All of this week's top headlines to your email every Friday.


 
 

 

Boeing, Royal Australian Air Force test extended range weapon

The Boeing Joint Direct Attack Munition Extended Range demonstrated significant range increase while maintaining its expected accuracy during flight testing conducted by Boeing and the Royal Australian Air Force. The testing centered on a new wing kit that, when used in conjunction with the weaponís guidance kit, increases the bomb’s range from approximately 15 miles...
 
 

DRS Technologies to provide comm systems for Royal New Zealand Navy frigates

DRS Technologies Inc., a Finmeccanica Company, announced Feb. 25 that its Canadian subsidiary will be providing tactical integrated communications systems to the New Zealand Ministry of Defense for the Royal New Zealand Navy’s ANZAC-class frigates. This subcontract was awarded to DRS Technologies Canada Ltd. in support of a communications modernization contract from Lockheed Martin Canada...
 
 

Northrop Grumman LITENING achieves two million operating hour milestone

In the life cycle of every military system, some milestones stand out as signature achievements. One million operating hours is one of them – and Northrop Grumman’s fielded AN/AAQ-28(V) LITENING pods have hit that number for the second time. “This is a significant milestone for the LITENING program and our team is proud to be...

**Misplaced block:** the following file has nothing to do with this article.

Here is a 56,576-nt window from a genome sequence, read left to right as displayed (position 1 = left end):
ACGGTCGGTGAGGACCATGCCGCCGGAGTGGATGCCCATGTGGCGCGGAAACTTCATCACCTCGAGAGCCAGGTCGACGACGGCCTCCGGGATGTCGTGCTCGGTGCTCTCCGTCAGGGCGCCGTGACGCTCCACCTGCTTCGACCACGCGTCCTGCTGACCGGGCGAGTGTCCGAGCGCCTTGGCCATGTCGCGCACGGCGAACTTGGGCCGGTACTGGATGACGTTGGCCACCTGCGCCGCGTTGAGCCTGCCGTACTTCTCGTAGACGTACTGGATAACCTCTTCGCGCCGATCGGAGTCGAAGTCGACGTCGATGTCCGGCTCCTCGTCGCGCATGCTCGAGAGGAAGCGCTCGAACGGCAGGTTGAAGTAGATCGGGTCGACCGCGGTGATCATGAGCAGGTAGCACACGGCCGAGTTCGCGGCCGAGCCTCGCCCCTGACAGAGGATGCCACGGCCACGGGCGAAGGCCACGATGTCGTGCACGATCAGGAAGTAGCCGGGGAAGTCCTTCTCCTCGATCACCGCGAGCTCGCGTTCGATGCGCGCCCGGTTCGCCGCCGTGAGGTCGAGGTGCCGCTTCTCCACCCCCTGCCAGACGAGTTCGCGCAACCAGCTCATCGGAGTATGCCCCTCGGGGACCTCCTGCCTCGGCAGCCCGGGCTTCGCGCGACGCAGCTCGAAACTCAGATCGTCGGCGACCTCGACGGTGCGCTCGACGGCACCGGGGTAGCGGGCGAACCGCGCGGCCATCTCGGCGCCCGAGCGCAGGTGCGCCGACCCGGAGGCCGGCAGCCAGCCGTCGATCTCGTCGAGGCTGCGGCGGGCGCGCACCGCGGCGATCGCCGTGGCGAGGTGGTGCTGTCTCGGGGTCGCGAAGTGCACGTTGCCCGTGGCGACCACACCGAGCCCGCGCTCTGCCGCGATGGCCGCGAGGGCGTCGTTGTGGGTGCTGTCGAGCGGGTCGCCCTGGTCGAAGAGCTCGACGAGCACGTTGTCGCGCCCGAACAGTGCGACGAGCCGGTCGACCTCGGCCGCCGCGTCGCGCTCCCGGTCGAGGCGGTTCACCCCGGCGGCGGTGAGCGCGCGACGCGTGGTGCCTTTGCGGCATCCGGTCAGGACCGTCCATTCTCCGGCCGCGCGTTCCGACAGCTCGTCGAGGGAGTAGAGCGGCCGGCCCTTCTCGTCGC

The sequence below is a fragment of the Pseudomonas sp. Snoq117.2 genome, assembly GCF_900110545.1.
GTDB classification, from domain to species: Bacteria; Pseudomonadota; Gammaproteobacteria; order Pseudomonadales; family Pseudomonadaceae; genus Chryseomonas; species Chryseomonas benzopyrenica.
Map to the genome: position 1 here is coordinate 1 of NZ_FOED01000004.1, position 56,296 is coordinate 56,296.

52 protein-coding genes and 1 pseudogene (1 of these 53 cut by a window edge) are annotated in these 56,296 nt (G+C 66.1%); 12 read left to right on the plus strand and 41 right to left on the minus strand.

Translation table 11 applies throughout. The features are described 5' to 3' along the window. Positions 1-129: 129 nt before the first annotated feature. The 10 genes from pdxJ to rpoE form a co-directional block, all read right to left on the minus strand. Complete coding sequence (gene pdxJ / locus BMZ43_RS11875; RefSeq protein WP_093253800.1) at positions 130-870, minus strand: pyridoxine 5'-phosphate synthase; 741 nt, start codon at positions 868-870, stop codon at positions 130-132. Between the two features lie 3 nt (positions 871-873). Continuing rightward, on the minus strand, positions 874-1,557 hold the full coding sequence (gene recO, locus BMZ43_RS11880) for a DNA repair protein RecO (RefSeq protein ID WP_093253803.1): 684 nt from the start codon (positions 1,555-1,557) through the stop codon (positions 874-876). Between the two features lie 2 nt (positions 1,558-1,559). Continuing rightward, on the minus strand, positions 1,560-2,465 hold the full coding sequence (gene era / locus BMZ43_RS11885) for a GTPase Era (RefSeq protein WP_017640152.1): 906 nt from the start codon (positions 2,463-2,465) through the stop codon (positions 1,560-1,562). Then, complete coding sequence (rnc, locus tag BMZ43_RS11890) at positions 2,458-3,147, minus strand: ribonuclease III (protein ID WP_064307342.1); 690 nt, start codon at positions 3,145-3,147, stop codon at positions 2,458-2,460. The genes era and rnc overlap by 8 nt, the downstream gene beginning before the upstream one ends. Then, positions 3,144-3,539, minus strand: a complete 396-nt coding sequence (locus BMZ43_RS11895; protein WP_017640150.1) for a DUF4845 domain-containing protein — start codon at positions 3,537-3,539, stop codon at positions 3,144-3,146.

Boeing to intensify technical career development for engineering workforce

Boeing Feb. 25 is implementing a plan to renew its focus on the companyís engineers worldwide by dedicating the first two of new Engineering Career Development Centers that would serve as training grounds for its technical workforce. Over the next year, leading up to Boeingís 100-year anniversary in 2016, the company will open a dozen...
 
 
Raytheon-AMRAAM

Raytheon unveils extended range AMRAAM

Raytheon has begun development on an extended range variant of the combat-proven Advanced Medium Range Air to Air Missile. Designed specifically for ground-based air defense, AMRAAM-ER will enable intercepts at longer range and...
 
 

Upgrades boost ballistic missile defense radar’s performance during missile raid

The U.S. and its friends and allies will soon have improved defenses against ballistic missile raids – large quantities of simultaneously impacting ballistic missiles. Raytheon has upgraded the computer processor of the AN/TPY-2 ballistic missile defense radar, enabling the system to both perform better during raids and to more quickly and accurately discriminate between a...
 




0 Comments


Be the first to comment!


Leave a Reply

Your email address will not be published. Required fields are marked *

You may use these HTML tags and attributes: <a href="" title=""> <abbr title=""> <acronym title=""> <b> <blockquote cite=""> <cite> <code> <del datetime=""> <em> <i> <q cite=""> <strike> <strong>